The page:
Marlborough Fine Art is delighted to announce an exhibition of new works by Hughie O’Donoghue RA. It follows O’Donoghue’s curation of the Summer Exhibition at the Royal Academy of Arts in 2014 and his exhibition The Measure of All Things, where the artist showed a group of paintings to mark the centenary of WWI at Chapter House, Westminster Abbey. This exhibition will be the artist’s first display of works solely preoccupied with the experience of place. His method is derived from a knowledge and understanding of the methods of both abstract and figurative painters of the past which are synthesised in his own work.

Permanent Green is concerned with the ways we understand place, nature and memory and how these ideas intersect. Ten large scale paintings make up the principal body of this new work, which is rooted in the raw and elemental countryside of County Mayo in the west of Ireland. O’Donoghue has visited the area frequently since childhood, both sides of his family having emigrated from Ireland during the early 20th century. As he arrived in Mayo as a child from the urban environment of Manchester, a sense of wonder in nature would dominate his experience. This sense endures as an imaginative presence and reference point in the artist’s work and is returned to both literally and figuratively.

The works in Permanent Green can be understood not as landscape paintings but rather as sensory memorials to places half imagined and half real. They attempt to chart the emotional and memorial experience of place, exposing the blurring of fact and fiction in our sense of our surroundings. Investigating the desire to map and name places, they deal with both the natural and the artificial elements of place. Amongst depictions of water, fire and earth there stand built structures and other examples of human intervention in nature.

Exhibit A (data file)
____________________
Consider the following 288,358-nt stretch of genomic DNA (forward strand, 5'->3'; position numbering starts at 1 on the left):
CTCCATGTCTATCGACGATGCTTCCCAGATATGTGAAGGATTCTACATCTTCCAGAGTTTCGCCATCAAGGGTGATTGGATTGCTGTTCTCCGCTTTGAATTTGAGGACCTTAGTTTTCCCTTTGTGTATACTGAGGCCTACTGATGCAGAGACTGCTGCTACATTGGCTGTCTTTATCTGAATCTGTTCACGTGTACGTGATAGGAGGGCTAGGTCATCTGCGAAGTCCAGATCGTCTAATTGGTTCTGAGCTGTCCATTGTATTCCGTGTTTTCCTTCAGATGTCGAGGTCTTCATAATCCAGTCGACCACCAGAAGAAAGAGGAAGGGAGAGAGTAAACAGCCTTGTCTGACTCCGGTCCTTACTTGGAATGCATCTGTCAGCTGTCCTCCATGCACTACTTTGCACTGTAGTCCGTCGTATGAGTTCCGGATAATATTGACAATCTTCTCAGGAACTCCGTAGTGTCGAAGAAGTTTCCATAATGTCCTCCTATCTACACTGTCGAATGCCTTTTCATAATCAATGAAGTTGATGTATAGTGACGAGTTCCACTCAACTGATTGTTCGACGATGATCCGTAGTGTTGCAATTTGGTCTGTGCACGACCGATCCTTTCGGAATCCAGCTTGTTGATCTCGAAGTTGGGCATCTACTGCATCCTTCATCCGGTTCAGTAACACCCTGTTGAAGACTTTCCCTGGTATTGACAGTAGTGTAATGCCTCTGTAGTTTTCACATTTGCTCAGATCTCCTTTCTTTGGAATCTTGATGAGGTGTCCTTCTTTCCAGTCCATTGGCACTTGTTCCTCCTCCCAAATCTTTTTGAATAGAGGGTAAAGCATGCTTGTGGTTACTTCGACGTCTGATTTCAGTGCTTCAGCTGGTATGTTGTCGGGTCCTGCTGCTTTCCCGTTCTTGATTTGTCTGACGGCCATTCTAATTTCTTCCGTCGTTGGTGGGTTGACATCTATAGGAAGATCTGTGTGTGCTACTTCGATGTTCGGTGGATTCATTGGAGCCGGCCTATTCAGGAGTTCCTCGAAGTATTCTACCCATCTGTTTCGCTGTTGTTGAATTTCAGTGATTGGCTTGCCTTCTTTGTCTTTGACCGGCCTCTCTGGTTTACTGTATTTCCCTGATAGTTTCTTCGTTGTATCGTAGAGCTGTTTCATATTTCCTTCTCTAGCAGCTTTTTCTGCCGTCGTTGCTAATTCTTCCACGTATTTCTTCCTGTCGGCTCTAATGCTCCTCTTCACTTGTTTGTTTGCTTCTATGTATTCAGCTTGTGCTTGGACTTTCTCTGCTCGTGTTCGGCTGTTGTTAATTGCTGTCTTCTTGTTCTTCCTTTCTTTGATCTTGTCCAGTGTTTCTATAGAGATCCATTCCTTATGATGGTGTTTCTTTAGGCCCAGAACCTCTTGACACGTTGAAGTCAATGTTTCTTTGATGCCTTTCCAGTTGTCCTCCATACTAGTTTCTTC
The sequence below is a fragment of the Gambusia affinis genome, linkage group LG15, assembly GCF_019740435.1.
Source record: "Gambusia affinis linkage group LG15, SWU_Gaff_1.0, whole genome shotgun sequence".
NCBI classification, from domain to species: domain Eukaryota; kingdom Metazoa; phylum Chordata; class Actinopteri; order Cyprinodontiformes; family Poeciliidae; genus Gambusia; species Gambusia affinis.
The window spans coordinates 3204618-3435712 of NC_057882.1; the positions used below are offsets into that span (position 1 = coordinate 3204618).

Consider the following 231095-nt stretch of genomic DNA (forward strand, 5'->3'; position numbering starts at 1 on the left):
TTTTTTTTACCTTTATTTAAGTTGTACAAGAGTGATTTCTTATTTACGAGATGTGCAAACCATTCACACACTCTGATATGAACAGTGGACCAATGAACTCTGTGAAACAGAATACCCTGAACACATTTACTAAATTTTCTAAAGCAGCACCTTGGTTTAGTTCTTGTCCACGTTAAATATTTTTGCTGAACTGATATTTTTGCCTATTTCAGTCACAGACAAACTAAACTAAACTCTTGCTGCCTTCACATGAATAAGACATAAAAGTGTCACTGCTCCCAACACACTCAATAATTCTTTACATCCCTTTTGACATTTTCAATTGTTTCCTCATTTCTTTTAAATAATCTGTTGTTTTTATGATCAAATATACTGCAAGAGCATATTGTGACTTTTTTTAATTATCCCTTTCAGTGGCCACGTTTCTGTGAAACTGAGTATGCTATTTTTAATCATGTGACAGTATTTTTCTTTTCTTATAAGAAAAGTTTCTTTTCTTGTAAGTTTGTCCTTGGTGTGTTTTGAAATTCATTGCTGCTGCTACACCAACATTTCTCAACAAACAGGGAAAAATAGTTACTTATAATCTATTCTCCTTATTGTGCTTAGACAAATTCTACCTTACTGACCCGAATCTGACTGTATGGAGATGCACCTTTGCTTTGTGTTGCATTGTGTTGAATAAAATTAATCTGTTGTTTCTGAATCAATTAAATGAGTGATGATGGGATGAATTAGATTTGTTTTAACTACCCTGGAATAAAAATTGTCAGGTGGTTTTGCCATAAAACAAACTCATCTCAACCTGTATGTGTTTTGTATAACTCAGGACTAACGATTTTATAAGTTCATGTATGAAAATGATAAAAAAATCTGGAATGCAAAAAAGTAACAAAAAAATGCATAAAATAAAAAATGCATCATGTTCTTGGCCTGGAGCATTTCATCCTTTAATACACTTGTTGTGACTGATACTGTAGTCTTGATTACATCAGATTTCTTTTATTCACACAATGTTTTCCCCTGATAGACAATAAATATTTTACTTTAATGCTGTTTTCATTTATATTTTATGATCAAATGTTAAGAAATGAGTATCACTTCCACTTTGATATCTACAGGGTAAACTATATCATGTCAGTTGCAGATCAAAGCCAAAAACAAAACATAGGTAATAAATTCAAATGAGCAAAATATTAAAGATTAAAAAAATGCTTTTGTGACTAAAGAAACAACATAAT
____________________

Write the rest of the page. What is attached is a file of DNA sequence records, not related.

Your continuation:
The exhibition takes its title from the name of a shade of paint and thus Permanent Green refers both to the endurance of nature and to the act of painting itself. Indeed, the principle subject of the exhibition is as much the act of painting as it is the scenes depicted.

O’Donoghue has said, ‘These paintings are a form of emotional archaeology, an unpeeling of memory and experience to uncover something that has left an indelible mark upon me. Paradoxically they are realised in an accumulation of successive layers of oil paint as images are slowly built, corrected, reinforced and finally coagulate into something that feels like an equivalent of the truth. A visual poem dredged out of imagination and memory.’

The exhibition will be accompanied by a fully illustrated catalogue, with an essay by the poet and author John McAuliffe.